While there are GST vouchers, it would be timely to consider ringfencing a portion of environmental taxes, such as the carbon tax, towards supporting communities who will bear the brunt of increased living costs.

Post-pandemic, the Ministry of Trade and Industry has been updating its Industry Transformation Maps (ITMs), which outlines strategies for 23 major industry sectors to adapt and grow.

First launched in 2017, Wong unveiled the revised 2025 roadmap for the financial sector in October 2022. The National Environment Agency announced the most recent ITM update on Jan 17, for the environmental services sector.

See also: Singapore approaches its 'first exam' with 2030 green targets: PwC Singapore

Woo hopes the ITMs can integrate sustainability across all sectors to include “strong, quantifiable environmental goals”.

Energy transition

In the coming months, businesses will grapple with tough decisions as the world faces bearish economic conditions, warns Schneider Electric’s Yoon Young Kim. Investments in green technologies and emission-reducing initiatives may face cost-cutting measures, he adds.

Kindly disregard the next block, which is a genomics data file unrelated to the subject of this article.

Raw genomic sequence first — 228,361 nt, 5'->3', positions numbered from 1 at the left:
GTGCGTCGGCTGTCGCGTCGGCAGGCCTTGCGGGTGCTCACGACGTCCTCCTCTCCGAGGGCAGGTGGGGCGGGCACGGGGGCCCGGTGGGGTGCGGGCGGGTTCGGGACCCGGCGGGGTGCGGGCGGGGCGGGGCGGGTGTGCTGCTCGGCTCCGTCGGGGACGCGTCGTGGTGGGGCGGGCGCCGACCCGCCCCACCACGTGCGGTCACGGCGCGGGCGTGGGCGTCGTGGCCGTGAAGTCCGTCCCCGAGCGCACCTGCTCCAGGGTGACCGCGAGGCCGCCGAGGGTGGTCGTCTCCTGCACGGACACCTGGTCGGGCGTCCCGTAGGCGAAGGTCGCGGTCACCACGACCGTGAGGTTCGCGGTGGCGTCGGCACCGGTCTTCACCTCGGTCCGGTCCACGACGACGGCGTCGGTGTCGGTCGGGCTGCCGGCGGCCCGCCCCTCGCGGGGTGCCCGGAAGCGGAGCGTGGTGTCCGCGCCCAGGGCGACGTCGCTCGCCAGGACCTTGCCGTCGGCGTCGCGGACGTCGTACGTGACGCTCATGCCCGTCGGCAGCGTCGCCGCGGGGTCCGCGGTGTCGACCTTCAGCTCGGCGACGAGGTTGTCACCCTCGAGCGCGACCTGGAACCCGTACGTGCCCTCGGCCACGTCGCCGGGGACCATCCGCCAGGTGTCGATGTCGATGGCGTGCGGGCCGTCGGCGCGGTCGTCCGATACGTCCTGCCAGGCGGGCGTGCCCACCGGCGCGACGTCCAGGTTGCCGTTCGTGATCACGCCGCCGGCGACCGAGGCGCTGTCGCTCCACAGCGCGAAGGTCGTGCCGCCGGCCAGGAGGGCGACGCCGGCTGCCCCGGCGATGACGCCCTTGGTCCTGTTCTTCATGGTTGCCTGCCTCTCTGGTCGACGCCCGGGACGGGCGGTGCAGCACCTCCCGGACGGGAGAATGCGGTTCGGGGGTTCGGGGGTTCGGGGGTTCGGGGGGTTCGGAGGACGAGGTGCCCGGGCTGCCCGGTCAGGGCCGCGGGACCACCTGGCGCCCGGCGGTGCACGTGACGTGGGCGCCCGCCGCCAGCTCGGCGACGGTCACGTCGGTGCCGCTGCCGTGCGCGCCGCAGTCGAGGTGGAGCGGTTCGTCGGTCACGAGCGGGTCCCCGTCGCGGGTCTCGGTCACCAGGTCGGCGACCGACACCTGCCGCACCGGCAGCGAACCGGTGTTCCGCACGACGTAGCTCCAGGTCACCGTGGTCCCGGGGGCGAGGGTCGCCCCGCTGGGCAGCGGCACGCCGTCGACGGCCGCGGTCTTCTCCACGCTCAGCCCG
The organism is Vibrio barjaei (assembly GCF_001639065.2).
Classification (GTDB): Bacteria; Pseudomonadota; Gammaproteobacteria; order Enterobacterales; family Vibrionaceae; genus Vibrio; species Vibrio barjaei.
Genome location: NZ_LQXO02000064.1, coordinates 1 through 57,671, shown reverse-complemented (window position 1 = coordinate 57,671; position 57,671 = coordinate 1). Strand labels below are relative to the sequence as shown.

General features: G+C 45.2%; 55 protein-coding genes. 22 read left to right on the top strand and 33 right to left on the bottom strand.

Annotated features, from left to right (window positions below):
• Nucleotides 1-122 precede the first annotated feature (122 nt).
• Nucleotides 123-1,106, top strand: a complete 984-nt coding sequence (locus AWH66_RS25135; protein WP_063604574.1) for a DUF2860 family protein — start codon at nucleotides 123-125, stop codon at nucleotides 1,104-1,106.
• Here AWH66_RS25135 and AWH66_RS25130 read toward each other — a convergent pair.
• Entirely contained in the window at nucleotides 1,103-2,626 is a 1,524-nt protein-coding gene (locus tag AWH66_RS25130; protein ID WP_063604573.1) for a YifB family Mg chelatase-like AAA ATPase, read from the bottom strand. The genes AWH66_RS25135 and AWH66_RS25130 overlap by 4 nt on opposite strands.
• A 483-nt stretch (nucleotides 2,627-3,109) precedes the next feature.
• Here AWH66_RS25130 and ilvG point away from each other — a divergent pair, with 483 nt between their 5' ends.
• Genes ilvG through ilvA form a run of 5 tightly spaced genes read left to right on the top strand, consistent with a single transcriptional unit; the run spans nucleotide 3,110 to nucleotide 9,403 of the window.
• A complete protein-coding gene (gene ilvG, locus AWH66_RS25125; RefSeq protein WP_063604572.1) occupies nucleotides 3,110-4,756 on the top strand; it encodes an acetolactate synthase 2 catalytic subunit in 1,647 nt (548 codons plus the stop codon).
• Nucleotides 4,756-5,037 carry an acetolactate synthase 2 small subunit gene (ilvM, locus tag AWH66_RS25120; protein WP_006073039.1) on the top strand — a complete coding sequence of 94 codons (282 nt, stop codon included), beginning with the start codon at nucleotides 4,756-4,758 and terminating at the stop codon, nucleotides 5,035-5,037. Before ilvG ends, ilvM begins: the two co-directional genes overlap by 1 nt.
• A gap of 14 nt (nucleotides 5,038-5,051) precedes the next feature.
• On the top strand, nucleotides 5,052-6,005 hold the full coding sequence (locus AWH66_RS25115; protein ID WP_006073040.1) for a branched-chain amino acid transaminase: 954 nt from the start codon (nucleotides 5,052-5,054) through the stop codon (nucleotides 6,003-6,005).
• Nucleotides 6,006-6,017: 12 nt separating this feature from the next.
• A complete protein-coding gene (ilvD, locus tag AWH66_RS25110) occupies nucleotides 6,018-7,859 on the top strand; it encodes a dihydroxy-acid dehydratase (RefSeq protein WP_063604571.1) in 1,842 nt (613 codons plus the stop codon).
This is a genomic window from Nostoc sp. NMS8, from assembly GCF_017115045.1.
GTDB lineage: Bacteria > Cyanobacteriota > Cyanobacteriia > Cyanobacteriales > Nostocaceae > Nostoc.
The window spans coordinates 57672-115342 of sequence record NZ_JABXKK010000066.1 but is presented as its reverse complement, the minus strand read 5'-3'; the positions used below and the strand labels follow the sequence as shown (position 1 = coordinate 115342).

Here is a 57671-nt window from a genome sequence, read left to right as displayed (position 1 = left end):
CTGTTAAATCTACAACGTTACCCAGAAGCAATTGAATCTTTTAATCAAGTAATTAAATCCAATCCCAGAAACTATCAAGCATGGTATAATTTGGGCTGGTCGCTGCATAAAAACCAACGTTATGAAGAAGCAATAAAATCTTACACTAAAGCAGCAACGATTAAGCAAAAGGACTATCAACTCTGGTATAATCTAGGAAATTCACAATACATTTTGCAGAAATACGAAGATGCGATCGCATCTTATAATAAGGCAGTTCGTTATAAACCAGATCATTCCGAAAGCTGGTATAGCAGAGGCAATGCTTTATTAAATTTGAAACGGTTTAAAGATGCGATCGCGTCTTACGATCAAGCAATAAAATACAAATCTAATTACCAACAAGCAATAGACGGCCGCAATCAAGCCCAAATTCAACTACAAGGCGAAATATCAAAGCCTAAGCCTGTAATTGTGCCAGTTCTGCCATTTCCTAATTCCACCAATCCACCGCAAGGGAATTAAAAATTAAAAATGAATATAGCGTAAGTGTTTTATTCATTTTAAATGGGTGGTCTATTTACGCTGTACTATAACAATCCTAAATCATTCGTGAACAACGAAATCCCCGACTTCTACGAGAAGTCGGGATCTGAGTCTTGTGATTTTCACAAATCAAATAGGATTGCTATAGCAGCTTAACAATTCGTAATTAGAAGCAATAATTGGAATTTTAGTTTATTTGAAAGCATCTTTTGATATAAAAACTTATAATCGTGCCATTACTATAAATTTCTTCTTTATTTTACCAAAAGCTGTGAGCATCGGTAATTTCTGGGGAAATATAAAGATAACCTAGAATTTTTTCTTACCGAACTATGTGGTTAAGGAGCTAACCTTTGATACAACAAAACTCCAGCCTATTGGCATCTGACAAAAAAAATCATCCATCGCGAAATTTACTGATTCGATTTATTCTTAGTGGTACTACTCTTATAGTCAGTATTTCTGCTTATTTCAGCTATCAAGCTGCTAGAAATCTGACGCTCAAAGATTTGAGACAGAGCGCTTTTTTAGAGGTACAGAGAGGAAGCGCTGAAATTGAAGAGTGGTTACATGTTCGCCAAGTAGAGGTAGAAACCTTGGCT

Nonetheless, we believe that now is especially not the time to dial back on driving sustainability and decarbonisation.

Continued support for businesses is crucial, says Kim, Schneider Electric’s cluster president of Singapore, Malaysia and Brunei. “Carbon tax amounts are not small but can be reduced through carbon-limiting technologies or improving a building’s energy efficiency. A large portion of the costs of these upgrades can be offset through grants. Hence, we expect Budget 2023 to expand on the support to encourage companies to make the green transition.”

Nevertheless, the energy transition will continue to be a key focus area, says Xylia Sim, energy and infrastructure counsel at global law firm Linklaters. “Green hydrogen has the potential to be a low-carbon alternative to promote the decarbonisation of high-carbon sectors. In Singapore, this could help with decarbonising hard-to-abate sectors, such as shipping and aviation, while supporting Singapore’s energy security.”